As you all well know, CFACT has been busy promoting sustainable capitalism on college campuses as part of its ‘Capitalism is Sustainable!’ campaign. On October 13th, the show hit the road when CFACT’s National Field Coordinator, Bob Knee, spoke to Turning Point USA’s chapter at the University of Georgia.
During the speech, Knee made a special point to emphasize the key points of the tour. He illustrated that capitalism is the best way to help preserve animals, noting that there are “no chickens on the endangered species list.” He also gave reference to the story of the American Bison. The Bison, which had been over-hunted for years and was facing extinction, began to make major growth in its population numbers when market forces entered the equation via private ranchers. He also highlighted the role market forces have in controlling over-population. In his speech, he referenced the black bear, and how New Jersey had recently passed restrictions on hunting black bears. New Jersey has already seen a proportional rise in the number of bear-to-human interactions. He also told a personal story about how, in the same state that restricted black bear hunting (New Jersey), the local crab populations are kept alive via market forces.
Later in the speech, Knee made a point to highlight that the U.S. is the only country that is a signatory to the Paris Climate Accord that decreased its CO2 emissions, in spite of the fact we have withdrawn from the agreement. Finally, he talked about how left-wing solutions will be largely ineffective at combating the environmental problems we face. In doing so, he highlighted that socialist governments such as the U.S.S.R. and Venezuela have terrible records on environmental cleanliness. He closed off the speech by reminding students that companies that drive environmental innovation only exist in capitalist countries. That is not, as he highlighted, a coincidence.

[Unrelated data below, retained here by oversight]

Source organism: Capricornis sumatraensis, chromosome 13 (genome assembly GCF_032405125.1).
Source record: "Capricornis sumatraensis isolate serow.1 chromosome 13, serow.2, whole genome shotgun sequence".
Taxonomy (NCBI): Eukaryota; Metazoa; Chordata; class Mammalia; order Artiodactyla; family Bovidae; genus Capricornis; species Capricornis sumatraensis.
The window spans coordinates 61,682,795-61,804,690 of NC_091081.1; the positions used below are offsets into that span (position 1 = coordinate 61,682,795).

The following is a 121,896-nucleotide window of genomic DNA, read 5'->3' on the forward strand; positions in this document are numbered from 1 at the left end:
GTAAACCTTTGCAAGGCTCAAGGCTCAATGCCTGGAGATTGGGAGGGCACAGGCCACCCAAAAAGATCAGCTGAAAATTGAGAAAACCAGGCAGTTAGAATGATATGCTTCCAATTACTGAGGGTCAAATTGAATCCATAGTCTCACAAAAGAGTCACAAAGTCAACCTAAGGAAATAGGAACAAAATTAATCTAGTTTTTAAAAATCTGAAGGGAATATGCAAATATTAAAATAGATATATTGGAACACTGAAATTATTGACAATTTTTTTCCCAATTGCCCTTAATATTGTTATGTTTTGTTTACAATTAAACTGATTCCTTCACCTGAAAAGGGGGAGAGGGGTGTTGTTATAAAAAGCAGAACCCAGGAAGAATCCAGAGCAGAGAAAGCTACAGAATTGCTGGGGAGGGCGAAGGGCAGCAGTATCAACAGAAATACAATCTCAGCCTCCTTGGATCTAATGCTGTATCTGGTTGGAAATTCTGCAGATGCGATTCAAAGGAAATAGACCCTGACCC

If you’d like to learn how sustainable capitalism can benefit the environment, please visit the link here.
If you’d like to host a speaker on your campus this semester, please reach out and we would be happy to accommodate your request!